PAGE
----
HCNSO Student Theses and Dissertations

Defense Date


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Oceanographic Center

First Advisor

Curtis M. Burney

Second Advisor

Charles Messing

Third Advisor

Kathleen Sullivan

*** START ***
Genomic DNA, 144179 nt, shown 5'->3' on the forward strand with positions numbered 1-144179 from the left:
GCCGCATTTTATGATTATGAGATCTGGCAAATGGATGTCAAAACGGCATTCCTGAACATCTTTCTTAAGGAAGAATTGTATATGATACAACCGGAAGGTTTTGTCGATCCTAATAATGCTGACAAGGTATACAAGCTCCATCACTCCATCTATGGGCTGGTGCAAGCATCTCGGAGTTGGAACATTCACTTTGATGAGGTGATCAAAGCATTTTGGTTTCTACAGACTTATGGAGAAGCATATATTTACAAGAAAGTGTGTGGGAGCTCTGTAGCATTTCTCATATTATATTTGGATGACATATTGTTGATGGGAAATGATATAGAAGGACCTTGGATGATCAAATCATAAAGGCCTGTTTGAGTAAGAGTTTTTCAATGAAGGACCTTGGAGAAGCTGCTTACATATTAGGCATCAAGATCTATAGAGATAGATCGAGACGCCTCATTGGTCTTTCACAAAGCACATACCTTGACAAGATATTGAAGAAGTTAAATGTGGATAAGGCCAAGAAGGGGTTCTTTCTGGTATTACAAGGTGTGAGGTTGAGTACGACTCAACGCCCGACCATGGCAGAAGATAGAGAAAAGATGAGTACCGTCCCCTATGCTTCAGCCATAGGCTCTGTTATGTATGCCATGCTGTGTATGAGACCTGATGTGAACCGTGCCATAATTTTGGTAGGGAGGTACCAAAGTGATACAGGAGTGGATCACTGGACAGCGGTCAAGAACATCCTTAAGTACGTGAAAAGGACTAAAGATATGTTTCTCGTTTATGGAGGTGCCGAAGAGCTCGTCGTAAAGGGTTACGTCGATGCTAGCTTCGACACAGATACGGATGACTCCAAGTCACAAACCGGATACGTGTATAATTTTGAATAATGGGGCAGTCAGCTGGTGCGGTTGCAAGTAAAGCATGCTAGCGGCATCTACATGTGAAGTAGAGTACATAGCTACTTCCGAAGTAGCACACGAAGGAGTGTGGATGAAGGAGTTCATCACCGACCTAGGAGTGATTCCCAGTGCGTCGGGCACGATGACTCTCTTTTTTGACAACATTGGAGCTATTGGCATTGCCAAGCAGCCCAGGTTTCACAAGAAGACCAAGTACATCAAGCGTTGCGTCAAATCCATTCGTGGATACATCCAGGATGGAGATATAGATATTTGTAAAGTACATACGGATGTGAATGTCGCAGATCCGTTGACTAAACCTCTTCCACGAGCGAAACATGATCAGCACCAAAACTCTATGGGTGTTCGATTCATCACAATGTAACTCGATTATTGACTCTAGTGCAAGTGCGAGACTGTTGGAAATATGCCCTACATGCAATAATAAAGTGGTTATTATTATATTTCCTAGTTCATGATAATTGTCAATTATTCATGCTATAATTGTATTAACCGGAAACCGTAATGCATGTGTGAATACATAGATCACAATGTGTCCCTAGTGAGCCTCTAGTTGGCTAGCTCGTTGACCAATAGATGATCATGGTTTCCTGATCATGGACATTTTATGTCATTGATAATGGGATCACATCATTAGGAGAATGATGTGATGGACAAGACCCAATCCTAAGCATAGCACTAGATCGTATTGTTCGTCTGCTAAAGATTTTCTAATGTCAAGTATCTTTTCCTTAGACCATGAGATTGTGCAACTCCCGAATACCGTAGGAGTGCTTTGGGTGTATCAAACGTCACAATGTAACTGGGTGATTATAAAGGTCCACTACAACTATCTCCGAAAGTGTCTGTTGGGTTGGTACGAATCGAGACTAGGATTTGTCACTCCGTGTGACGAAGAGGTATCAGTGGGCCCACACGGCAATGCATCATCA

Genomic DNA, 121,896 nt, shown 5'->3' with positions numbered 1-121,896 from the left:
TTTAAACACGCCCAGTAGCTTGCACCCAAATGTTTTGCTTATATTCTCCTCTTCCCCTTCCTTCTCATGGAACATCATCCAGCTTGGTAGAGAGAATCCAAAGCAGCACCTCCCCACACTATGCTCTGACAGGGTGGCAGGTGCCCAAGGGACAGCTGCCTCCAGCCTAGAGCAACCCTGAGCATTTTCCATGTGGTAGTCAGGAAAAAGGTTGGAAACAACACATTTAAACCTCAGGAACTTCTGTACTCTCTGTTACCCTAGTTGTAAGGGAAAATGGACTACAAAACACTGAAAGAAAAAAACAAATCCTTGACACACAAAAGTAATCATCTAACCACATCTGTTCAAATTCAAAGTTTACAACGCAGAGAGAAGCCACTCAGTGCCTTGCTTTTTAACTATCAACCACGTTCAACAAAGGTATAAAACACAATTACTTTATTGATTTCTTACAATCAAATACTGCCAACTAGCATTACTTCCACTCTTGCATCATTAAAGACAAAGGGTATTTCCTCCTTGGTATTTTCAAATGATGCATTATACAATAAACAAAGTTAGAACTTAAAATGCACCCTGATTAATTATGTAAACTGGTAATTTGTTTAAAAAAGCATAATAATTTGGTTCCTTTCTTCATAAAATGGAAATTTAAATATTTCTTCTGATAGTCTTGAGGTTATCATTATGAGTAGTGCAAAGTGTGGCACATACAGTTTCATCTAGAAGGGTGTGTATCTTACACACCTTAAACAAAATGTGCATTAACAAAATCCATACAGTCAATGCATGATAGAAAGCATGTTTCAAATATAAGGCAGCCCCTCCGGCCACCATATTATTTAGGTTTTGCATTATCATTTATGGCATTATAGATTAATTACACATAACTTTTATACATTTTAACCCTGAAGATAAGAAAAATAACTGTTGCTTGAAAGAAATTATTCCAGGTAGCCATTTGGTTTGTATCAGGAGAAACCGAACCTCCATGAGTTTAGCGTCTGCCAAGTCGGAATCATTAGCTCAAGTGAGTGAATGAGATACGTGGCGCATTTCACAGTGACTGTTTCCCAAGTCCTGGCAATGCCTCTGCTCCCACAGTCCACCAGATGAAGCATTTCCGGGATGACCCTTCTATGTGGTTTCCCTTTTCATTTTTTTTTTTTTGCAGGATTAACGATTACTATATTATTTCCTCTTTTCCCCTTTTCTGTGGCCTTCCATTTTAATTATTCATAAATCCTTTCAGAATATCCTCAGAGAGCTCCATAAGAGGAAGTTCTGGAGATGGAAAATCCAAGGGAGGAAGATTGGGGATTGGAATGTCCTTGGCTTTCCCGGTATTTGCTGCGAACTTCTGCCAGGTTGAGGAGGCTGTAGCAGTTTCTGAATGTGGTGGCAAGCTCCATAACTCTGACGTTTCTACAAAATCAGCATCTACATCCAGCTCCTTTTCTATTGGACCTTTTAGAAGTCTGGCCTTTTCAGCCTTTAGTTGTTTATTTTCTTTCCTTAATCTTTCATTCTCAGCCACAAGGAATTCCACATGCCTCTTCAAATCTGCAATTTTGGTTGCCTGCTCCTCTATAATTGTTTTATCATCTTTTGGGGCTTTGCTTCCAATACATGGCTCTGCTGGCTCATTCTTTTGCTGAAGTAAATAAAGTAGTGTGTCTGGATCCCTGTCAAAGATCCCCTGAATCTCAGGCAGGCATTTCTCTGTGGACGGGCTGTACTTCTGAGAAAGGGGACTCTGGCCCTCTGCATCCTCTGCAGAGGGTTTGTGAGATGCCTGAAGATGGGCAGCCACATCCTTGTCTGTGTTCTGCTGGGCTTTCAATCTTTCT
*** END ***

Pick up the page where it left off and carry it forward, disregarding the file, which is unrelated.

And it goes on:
The diet and feeding habits of the southern stingray, Dasyatis americana, were investigated through aerial surveys, land-based observations, and quantitative analysis of stomach contents. The field research was conducted in the Exuma Cays Land and Sea Park, central Bahamas. Systematic aerial surveys and the land-based observations were made to determine population density and feeding periodicity in terms of time or tidal phase. In August, 1989, systematic surveys were flown over two cays in the Park; a 12 km2 area around Waderick Wells Cay and a 21km2 area around Shroud Cay. Both survey areas were flown three times over different times of the day. Over the large area covered by the aerial surveys the population varied over time of day. A significantly higher density occurred in the morning for both grids and was lowest in the afternoon for both grids suggesting that the stingrays prefer to feed early in the day in the summer. The peak density was 2.07 stingrays per km2 for the Waderick Wells survey area and 1.87 per km2 for the Shroud survey area. A total of 117 hours of land-based observations were made over 4 months; with 28 to 31 hours of observations in April and May 1990 and January and July, 1991. The land-based observations indicated that the stingrays were actively feeding throughout the day, but showed some increase in feeding activity during the high tidal phase. The habitat utilization was recorded during the land-based observations and showed that the stingrays spent most of their time feeding in the soft sediment habitats, thus taking advantage of the soft sediment algal turf and sandy shoal habitats that dominate the shallow marine environments within the Park. Eighteen stingrays were collected in January, 1991 for stomach content analysis. Decapod crustaceans were the most important prey category, but the large number of prey types found in all of the stomachs indicates that the southern stingray is a generalist feeder. There were no empty stomachs and 77% of the stomachs had more than 20 prey items. Stomach fullness measures did not indicate any feeding periodicity. The southern stingray is a generalist feeder taking advantage of a broad range of prey types and opportunistic in its feeding habits, showing no strong feeding periodicity.

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